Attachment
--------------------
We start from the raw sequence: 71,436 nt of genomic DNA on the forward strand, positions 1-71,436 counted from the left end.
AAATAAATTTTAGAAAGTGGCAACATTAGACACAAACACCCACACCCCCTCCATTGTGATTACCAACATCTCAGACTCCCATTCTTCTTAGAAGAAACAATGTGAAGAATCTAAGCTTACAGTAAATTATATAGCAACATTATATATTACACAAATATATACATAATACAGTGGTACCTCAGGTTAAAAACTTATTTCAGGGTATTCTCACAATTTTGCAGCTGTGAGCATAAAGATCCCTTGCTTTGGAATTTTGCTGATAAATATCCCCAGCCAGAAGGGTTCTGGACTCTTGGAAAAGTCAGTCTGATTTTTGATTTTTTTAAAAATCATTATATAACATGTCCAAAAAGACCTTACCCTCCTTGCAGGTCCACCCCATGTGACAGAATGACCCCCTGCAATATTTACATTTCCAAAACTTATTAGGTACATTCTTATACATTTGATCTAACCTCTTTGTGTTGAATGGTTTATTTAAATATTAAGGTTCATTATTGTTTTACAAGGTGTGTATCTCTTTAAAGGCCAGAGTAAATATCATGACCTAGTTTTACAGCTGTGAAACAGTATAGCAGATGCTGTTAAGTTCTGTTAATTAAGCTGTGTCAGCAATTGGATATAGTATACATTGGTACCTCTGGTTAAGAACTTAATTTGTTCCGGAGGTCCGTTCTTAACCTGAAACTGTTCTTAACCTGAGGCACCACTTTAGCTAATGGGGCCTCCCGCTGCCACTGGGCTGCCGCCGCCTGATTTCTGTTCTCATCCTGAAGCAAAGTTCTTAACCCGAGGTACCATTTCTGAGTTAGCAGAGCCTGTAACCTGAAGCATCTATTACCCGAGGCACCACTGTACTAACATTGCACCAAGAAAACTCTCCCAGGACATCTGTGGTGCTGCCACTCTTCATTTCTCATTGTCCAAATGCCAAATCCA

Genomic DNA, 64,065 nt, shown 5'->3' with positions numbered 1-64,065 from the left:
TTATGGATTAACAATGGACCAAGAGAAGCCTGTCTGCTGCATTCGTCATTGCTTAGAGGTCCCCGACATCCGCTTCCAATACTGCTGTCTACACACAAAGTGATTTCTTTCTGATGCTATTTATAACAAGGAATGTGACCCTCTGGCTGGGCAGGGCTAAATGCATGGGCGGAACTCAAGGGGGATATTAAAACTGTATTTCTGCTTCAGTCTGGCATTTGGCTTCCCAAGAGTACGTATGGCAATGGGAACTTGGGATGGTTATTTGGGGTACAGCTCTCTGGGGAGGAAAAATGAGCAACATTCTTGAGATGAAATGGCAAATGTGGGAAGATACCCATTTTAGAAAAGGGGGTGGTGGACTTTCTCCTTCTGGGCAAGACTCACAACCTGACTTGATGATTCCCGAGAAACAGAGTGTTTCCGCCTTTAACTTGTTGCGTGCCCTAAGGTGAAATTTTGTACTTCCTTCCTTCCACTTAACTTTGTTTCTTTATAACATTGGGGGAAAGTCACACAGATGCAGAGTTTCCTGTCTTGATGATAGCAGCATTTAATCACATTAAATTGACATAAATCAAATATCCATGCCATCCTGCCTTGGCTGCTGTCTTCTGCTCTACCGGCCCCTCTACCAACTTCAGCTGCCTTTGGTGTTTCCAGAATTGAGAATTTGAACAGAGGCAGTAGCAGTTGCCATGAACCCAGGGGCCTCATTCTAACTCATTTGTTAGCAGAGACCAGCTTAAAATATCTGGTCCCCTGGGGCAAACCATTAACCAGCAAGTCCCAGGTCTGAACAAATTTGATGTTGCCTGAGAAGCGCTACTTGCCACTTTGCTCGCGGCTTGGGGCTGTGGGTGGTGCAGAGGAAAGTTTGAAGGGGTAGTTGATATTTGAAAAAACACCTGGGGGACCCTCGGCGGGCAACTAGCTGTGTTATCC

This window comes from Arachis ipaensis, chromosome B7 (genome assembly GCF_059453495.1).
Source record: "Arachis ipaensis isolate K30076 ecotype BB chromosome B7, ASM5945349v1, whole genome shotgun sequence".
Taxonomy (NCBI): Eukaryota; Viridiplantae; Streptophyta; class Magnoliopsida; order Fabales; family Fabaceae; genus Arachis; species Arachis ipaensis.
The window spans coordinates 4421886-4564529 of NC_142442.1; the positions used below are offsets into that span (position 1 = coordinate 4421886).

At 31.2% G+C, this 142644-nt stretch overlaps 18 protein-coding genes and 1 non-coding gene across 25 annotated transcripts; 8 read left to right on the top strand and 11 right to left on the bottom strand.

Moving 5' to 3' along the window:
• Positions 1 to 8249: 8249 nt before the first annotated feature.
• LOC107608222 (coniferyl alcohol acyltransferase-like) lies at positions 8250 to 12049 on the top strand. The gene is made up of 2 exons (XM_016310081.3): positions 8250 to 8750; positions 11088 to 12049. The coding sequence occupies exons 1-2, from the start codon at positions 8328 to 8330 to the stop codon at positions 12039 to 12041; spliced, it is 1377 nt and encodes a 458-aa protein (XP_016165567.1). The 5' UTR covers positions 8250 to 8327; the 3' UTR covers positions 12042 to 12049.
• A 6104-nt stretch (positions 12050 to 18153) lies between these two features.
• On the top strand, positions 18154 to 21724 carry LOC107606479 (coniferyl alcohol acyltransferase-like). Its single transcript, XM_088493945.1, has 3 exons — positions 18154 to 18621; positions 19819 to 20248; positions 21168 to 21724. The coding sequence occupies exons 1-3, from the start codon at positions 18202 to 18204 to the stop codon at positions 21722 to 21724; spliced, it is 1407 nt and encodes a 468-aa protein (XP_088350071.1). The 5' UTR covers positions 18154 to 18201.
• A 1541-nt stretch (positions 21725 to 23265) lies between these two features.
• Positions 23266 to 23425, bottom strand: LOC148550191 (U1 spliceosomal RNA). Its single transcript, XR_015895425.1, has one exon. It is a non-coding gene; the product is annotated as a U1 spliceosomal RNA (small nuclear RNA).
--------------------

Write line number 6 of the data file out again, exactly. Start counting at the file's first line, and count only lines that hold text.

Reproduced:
Source record: "Arachis ipaensis isolate K30076 ecotype BB chromosome B7, ASM5945349v1, whole genome shotgun sequence".